Second, how do articulatory representations develop? Consider who a child comes to produce their first word. Based on Hewlett’s model, we can reasonably assume that the child has an accurate perceptual representation of the word in their input lexicon. How is that word then matched up to any motor representation. Presumably, babbling plays some role in the developmental process, but this is not discussed outside of input from the motor programmer. We might look to work by Guenther to solve this problem (e.g., Guenther, 2006), but Hewlett leaves the process unspecified.

Finally, Lise Menn consistently mentions the important of explaining why speech accuracy improves during imitation, but Hewlett’s model is not specific enough to account for this fact.

Overall, Hewlett’s chapter provides an outstanding review of much of the work on child speech production and phonology up to 1990. His model offers several advances compared to similar models proposed by Menn (Kiparsky & Menn, 1977; Menn, 1983), but many facts about speech development remain unexplained.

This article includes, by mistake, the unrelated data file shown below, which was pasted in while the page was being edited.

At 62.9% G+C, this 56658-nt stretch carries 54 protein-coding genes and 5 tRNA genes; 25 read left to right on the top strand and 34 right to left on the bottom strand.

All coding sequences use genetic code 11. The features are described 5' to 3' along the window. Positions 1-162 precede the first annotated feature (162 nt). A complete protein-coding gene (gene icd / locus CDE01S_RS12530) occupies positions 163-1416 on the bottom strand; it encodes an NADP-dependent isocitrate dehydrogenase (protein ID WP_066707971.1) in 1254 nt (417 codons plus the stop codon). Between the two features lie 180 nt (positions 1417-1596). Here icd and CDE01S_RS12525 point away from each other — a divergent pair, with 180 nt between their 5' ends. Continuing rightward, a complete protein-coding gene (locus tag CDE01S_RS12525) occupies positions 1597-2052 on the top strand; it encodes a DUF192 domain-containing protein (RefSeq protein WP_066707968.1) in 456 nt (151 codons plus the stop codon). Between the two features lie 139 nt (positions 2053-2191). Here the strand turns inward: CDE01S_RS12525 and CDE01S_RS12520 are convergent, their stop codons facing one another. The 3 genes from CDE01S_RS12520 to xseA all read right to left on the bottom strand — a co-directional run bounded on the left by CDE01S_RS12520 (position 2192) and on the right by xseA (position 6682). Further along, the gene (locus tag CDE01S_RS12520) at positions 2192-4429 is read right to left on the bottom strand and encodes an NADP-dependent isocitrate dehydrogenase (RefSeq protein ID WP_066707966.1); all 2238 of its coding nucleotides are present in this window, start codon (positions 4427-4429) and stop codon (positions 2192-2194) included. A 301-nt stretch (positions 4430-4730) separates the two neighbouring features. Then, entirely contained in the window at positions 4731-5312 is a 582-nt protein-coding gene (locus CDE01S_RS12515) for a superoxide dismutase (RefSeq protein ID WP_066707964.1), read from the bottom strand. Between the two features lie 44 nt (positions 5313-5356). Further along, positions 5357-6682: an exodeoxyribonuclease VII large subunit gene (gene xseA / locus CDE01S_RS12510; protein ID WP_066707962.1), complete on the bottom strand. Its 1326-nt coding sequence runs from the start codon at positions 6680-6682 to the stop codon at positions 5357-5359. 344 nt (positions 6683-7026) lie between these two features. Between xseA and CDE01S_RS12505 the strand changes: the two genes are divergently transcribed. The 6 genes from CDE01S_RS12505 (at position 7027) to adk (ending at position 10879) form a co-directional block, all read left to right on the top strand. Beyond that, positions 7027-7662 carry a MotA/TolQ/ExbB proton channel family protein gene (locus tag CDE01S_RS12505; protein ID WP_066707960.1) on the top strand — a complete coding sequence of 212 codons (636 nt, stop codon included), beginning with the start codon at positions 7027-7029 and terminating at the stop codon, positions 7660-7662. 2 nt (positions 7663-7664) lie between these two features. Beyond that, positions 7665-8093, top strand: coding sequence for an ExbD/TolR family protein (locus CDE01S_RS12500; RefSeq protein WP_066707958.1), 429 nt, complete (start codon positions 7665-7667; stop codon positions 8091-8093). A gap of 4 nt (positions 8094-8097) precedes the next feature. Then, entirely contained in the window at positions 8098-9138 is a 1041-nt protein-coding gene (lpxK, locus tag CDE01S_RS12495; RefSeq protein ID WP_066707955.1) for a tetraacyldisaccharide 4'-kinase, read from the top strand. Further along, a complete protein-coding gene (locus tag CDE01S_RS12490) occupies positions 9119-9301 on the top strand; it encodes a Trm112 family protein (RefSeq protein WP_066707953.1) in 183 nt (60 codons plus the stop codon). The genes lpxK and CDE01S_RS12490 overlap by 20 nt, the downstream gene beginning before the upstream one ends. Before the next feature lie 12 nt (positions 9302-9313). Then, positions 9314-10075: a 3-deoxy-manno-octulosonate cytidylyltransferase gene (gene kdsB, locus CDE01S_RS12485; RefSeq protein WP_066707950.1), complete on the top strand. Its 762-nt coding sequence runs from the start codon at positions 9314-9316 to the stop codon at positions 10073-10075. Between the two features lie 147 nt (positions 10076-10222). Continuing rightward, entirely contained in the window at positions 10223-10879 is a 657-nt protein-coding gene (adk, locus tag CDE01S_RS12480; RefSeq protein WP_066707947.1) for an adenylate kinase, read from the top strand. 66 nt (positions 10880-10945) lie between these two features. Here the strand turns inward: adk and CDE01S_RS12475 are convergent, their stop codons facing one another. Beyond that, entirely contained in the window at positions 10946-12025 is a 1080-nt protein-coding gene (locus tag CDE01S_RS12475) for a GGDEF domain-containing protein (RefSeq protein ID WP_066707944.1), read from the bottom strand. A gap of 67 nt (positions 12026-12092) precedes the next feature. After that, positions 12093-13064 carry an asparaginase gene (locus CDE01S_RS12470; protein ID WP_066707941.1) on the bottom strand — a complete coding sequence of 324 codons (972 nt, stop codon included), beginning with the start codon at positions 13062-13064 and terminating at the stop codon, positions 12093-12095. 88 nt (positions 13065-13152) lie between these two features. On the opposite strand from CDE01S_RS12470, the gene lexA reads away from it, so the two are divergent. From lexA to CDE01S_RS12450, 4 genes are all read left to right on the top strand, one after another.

N. Hewlett (1990) Processes of development and production (Part 1)

I’m following up on my review of Kiparsky and Menn (1977) with a review of Hewlett (1990), which extends the dual-lexicon model in several interesting ways, including a more detailed production component and an updated literature review. Unfortunately, the chapter is so long that it doesn’t really seem appropriate to review it all at once. In fact, this post will probably be too long. If you’d prefer shorter posts, let me know!



Hewlett reviews major findings in normal and disordered phonological/speech development, with the goal of motivating a model of early speech production building on previous work [1, 2]. The coverage in the manuscript is extensive, and the criticism is often very insightful. Below is a short description of the findings that Hewlett covers.

Hewlett begins his review with very early speech development, including babbling.* Babbled sounds are typically the same sounds in early words, and babbling usually overlaps with the first real word productions [3]. Relevant work not discussed by Hewlett include research from Boysson-Bardies and colleagues showing that babbling sounds are language dependent and even sounds that are common in babbling around the world often have language-specific phonetic characteristics [4, 5].